Great House, Nicole Krauss’ new novel, is a triumph. Smartly executed and beautifully crafted, this multi-layered novel moves back and forth through the chaos of modern Jewish history. Krauss touches on the Holocaust, the Yom Kippur War, Chile under Pinochet, and travels from New York to Jerusalem to London to Budapest as she weaves a story focused on a desk. This seemingly mundane physical object becomes the mysterious center of the tale. This desk, whose provenance is murky, is a witness to history. Much writing goes on at this desk, as many of the main characters are writers, but all the characters, whether writers or not, are memory keepers in different ways, though not always willingly. Memory and history, especially Jewish history, are difficult burdens, often painful but sometimes also desired responsibilities. The title itself is an allusion to Jewish history, from a Biblical reference that was used as the name of Yochanan Ben Zakkai’s school, established as a way to transform and maintain Judaism in the wake of the destruction of the Temple. Krauss pays homage to the idea that it was the early rabbis like Ben Zakkai who creatively turned Jerusalem into an idea, a transportable memory. The writers in Great House are part of that centuries-old Jewish tradition of holding onto the memories and ideas of lost lives and civilizations, an endeavor that reaches back to those early rabbis. Krauss imagines a Messianic time in which every infinite fragment of Jewish memory is put back together, creating a complete, perfect memory. Until that time, however, the people in Great House strive to hold onto memories, find ways to preserve memories, and struggle to live with the weight of memories.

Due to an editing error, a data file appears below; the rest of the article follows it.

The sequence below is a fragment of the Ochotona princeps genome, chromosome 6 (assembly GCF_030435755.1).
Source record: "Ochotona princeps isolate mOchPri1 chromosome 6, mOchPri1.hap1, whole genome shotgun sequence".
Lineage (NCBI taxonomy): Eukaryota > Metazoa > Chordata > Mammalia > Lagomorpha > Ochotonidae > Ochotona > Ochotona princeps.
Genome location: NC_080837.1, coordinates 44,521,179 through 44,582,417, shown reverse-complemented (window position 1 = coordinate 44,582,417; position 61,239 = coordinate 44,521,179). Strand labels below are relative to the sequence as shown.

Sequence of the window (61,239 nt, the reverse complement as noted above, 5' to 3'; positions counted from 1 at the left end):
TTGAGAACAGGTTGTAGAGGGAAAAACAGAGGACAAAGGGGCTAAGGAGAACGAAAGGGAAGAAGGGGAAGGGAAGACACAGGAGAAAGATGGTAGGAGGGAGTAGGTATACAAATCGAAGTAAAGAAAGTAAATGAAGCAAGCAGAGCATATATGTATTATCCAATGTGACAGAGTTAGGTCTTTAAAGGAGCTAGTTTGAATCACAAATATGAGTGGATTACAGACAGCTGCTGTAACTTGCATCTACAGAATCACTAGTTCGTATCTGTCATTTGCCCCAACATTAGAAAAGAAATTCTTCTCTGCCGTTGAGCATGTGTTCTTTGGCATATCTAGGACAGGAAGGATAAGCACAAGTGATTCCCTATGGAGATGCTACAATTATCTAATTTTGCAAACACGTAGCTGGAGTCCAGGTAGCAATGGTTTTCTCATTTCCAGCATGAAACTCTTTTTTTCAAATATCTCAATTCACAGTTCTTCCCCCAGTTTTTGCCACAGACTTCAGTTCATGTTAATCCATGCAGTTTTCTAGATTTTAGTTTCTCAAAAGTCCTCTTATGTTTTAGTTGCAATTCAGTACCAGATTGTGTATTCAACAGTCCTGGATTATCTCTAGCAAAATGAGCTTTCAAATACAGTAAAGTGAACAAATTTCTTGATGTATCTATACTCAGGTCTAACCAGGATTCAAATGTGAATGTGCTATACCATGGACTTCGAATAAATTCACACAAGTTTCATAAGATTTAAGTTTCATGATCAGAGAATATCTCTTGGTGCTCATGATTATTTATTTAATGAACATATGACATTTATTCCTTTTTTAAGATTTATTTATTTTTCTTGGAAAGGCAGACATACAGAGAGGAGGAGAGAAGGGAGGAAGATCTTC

Hara E. Person was ordained by Hebrew Union College-Jewish Institute of Religion. She is a writer and editor.
By W.W. Norton
1. The enormous desk with the multiple drawers is the central symbol of this story. What does the desk represent to the people who inherit it? How does it affect their lives once it is taken away?
2. Discuss Weisz’s motivation behind reassembling his father’s study. How does it affect his life? The lives of his children?
3. Discuss the role of memory throughout the novel.
4. How is Dov’s story of the shark that collects people’s dreams representative of the work as a whole?
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